I don't remember which of the founding fathers said it, but I remember one saying the government must fear the population not the population fear the government. By allowing the population to posses firearms it keeps the possibility of a revolt on the table. Several groups, like the Michigan Militia and Republic of Texas (the group not the state), consider themselves in an active state of revolt. While these groups are on the fringe right now, if the government goes too far they will start to collect more mainstream members and grow.
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Re: Virginia Tech shooting and gun control
Old 04-19-2007, 08:26 AM   #111
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Re: Virginia Tech shooting and gun control

In memorium:

Stop all the clocks, cut off the telephone,
Prevent the dog from barking with a juicy bone,
Silence the pianos and with muffled drum
Bring out the coffin, let the mourners come.

Let aeroplanes circle moaning overhead
Scribbling on the sky the message He Is Dead,
Put crÍpe bows round the white necks of the public doves,
Let the traffic policemen wear black cotton gloves.

He was my North, my South, my East and West,
My working week and my Sunday rest,
My noon, my midnight, my talk, my song;
I thought that love would last for ever: I was wrong.

The stars are not wanted now: put out every one;
Pack up the moon and dismantle the sun;
Pour away the ocean and sweep up the wood.
For nothing now can ever come to any good.

W. H. Auden
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Re: Virginia Tech shooting and gun control
Old 04-19-2007, 08:42 AM   #112
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Re: Virginia Tech shooting and gun control

Quote:
Originally Posted by TromboneAl
Is there general agreement on why that amendment was written? Were they saying "The government might need a bunch of well-behaved guys with guns, in case there's a war or something, so we shouldn't prevent people from having guns"?

If so, that reasoning is totally outdated in this tank/submarine/nuclear weapons age, yes? It's not like the govment's gonna say "Hey, Putin's acting up, everyone with a gun report to D.C. tomorrow morning at 8 AM."

The amendment definitely does not say

Since people should be able to defend themselves from burglars, and to have fun shooting at targets, and hunting, and collecting guns, the right of the people to keep and bear Arms, shall not be infringed.
Well back in the day, the British had all of the guns and abused all of the people, mostly of which had no guns. So what the 2nd amendment is all about is letting some people outside of the government have some arms.

looking around the world both currently and historically, you are more likely to be killed by your own govenment than from burglers.

So the second amendment is all about keeping the government in line, it's not about hunting or personal protection from burglers.
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Re: Virginia Tech shooting and gun control
Old 04-19-2007, 08:54 AM   #113
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Re: Virginia Tech shooting and gun control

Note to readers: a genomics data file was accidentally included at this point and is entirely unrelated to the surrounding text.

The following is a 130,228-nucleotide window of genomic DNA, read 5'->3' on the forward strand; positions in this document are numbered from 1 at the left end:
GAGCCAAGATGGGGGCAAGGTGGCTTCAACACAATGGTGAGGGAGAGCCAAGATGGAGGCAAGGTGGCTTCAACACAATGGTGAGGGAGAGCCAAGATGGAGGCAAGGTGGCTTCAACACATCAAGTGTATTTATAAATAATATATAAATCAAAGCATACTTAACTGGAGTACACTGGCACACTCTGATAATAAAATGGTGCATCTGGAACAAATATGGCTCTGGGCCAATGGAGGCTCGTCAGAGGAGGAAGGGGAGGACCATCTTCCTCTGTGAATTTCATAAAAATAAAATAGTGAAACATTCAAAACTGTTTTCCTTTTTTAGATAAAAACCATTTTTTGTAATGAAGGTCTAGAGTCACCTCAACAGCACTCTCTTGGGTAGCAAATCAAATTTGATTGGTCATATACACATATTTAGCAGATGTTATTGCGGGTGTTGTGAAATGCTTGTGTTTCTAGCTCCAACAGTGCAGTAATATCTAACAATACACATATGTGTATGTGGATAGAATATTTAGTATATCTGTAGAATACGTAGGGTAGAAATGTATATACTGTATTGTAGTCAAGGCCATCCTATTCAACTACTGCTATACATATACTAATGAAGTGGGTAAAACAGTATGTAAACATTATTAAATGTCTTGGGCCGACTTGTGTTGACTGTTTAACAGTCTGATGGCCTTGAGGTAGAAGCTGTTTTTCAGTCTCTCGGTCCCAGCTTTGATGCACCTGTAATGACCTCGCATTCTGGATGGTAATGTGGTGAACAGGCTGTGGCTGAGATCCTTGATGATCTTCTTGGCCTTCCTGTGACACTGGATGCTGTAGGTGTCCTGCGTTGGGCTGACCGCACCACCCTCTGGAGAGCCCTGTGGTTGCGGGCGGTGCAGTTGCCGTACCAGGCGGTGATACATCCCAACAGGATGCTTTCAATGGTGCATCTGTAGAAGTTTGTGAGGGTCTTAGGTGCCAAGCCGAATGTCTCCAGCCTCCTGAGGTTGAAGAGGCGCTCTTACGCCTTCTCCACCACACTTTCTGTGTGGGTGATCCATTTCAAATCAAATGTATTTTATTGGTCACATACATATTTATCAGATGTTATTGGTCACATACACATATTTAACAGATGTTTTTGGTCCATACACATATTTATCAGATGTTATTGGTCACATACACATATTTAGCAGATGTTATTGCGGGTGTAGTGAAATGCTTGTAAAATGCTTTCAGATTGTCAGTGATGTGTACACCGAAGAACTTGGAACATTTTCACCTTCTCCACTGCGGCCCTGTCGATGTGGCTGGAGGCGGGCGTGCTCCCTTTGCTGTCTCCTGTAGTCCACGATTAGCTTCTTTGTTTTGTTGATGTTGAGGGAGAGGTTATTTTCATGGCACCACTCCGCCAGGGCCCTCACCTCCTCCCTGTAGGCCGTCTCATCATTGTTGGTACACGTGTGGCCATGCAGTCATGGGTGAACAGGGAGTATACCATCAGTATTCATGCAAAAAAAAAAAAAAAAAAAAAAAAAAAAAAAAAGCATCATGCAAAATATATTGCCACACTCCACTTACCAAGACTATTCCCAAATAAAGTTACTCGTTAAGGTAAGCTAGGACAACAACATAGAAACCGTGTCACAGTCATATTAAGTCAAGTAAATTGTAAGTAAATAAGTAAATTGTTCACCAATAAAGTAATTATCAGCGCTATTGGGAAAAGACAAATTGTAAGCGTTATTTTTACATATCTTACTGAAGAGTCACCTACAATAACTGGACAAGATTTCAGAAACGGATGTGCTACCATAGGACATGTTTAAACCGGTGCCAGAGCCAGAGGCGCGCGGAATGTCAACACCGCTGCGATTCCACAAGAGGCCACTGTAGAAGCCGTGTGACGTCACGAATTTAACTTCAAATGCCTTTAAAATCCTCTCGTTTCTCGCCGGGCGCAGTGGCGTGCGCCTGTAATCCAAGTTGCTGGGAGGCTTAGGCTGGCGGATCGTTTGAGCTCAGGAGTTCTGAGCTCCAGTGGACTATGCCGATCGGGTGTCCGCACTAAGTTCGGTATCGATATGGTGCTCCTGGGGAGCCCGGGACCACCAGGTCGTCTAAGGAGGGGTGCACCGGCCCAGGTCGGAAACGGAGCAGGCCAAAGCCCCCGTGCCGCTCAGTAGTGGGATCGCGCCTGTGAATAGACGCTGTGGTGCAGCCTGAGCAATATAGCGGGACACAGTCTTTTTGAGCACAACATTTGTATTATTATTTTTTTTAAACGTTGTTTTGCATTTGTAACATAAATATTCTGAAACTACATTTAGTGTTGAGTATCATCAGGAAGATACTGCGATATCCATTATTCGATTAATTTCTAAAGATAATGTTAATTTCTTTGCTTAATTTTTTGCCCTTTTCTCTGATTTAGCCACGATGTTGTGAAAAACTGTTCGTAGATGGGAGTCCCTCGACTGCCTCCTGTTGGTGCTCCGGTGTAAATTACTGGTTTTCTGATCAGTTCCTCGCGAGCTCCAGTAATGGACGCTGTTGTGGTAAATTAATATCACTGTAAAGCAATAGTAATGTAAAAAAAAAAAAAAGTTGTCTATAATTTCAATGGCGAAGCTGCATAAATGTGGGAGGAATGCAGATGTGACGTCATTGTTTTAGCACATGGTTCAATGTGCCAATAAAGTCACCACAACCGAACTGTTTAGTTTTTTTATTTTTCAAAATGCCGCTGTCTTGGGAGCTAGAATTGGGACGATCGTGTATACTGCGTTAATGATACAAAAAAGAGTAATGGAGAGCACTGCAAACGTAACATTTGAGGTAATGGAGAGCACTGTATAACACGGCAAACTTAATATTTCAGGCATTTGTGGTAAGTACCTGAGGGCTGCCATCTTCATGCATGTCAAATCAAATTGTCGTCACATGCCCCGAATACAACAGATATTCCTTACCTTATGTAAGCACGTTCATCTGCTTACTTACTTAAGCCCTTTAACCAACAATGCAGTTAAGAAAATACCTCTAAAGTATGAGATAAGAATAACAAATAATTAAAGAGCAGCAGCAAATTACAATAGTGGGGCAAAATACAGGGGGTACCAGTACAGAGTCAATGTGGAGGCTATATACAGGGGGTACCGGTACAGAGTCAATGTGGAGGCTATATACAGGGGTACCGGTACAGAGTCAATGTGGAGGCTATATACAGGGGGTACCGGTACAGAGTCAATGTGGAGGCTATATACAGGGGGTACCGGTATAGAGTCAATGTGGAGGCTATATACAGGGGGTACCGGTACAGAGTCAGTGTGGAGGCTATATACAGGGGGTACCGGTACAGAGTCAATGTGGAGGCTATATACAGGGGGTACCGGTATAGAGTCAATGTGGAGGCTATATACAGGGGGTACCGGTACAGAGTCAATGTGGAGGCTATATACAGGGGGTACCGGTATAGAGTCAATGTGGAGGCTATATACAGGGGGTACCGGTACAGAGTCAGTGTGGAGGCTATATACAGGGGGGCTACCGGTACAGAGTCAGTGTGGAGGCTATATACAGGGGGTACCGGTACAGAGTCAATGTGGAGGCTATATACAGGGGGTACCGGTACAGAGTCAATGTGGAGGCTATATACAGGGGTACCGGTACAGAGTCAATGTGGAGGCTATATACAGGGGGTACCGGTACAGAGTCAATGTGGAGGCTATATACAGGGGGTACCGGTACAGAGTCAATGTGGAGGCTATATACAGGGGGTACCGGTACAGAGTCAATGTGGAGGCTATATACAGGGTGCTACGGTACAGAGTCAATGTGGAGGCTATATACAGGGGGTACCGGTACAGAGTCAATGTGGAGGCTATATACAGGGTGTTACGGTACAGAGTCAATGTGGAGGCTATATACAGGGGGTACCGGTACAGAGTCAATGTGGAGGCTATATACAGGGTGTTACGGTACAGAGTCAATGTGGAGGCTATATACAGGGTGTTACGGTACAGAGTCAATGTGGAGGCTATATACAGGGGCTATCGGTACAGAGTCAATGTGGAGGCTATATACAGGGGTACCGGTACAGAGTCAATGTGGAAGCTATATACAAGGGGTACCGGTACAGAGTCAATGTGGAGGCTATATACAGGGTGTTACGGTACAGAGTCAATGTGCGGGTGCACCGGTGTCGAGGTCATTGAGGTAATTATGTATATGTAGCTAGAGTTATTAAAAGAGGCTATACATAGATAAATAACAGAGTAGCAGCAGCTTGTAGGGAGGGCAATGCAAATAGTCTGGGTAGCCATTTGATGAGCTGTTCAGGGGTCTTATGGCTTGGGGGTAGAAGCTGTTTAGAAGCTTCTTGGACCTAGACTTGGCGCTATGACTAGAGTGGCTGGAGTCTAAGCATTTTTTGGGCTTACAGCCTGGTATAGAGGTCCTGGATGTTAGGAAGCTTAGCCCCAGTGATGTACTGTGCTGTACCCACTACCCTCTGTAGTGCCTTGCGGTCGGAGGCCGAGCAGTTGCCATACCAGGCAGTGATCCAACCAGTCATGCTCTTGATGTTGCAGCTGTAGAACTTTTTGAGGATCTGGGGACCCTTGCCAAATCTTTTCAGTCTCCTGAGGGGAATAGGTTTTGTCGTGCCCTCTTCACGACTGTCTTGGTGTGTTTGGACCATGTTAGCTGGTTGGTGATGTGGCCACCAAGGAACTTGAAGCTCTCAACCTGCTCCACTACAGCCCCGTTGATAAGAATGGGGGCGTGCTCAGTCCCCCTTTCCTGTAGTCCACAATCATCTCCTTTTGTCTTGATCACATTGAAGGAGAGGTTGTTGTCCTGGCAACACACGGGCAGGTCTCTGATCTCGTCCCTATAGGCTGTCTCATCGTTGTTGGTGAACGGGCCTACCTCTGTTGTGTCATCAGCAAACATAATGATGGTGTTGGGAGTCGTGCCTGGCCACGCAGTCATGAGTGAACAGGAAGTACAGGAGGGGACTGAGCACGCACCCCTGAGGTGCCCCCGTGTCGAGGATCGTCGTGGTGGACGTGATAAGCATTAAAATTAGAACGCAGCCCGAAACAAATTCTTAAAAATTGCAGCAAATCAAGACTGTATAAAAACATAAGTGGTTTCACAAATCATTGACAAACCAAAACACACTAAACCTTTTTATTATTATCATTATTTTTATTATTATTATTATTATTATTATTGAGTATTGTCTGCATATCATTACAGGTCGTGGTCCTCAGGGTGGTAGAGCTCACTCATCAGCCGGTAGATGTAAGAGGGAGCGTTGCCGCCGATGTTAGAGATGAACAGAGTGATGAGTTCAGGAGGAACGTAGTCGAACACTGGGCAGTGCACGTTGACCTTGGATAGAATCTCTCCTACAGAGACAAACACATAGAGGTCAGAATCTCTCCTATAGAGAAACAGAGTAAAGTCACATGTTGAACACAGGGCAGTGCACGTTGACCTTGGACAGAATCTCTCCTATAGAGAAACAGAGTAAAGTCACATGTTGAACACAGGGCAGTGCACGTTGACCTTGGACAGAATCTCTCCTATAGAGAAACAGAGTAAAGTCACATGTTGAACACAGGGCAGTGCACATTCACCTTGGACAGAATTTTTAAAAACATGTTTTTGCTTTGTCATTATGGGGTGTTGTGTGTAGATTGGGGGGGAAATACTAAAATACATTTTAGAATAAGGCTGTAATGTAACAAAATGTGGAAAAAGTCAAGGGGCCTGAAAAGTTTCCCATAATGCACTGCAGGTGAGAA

Quote:
Originally Posted by TromboneAl


The amendment definitely does not say

Since people should be able to defend themselves from burglars, and to have fun shooting at targets, and hunting, and collecting guns, the right of the people to keep and bear Arms, shall not be infringed.


As it has been said many times before, the 2nd amendment was about hunting politicians, not animals.

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Re: Virginia Tech shooting and gun control
Old 04-19-2007, 10:15 AM   #114
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Re: Virginia Tech shooting and gun control

Quote:
So the second amendment is all about keeping the government in line
That's what I always thought, and was taught. But, it's hard to interpret this:

A well regulated Militia, being necessary to the security of a free State, the right of the people to keep and bear Arms, shall not be infringed.

as meaning this:

People should have the right to bear arms so that they can use violence to overthrow the government if the need arises.

The founding fathers sure screwed up. Not only is the second amendment not clear, it isn't even a properly formed sentence.



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Re: Virginia Tech shooting and gun control
Old 04-19-2007, 11:05 AM   #115
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Re: Virginia Tech shooting and gun control

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Originally Posted by TromboneAl

The founding fathers sure screwed up. Not only is the second amendment not clear, it isn't even a properly formed sentence.
Well, if I remember correctly it was very hot during the Philadelphia convention and there was nothing to drink but hard cider and beer. Are you suprised the writing wasn't perfect?

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Re: Virginia Tech shooting and gun control
Old 04-19-2007, 12:12 PM   #116
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Re: Virginia Tech shooting and gun control

Here is just an observation; not even a hint of which constitutes a stated personal committment: 

Every time there is a large and horrific gun related crime, there is a portion of our population that uses it as the "final straw" for stricter gun control.  And, it should be understood that the most notable previous knee-jerk measures have both been removed once it was shown they had no beneficial effect (the "Brady" and "Assault Weapon" measures).  They were made law.  They were shown to be worthless.  They quit being law. 

In thinking this through to an implementation, therefore, one must see that, to avoid looking silly and simply repeating previous ineffective measures, it must mean designing deeper and harsher restrictions.  This would almost certainlty have to result in disarming SOME amount of the US population to not be ridiculed. 

Keep in mind that there is a very significant number of this population that believes the 2nd Amendment applies to individuals, and they don't give a diddly-dam that Sarah Brady and her cheerleaders think otherwise.  Keep in mind also that these people have a very strong sense of what our Nation's history is, were raised on quotes of Thomas Jefferson, think of themselves as patriots and are generally very strong Constitutionalists.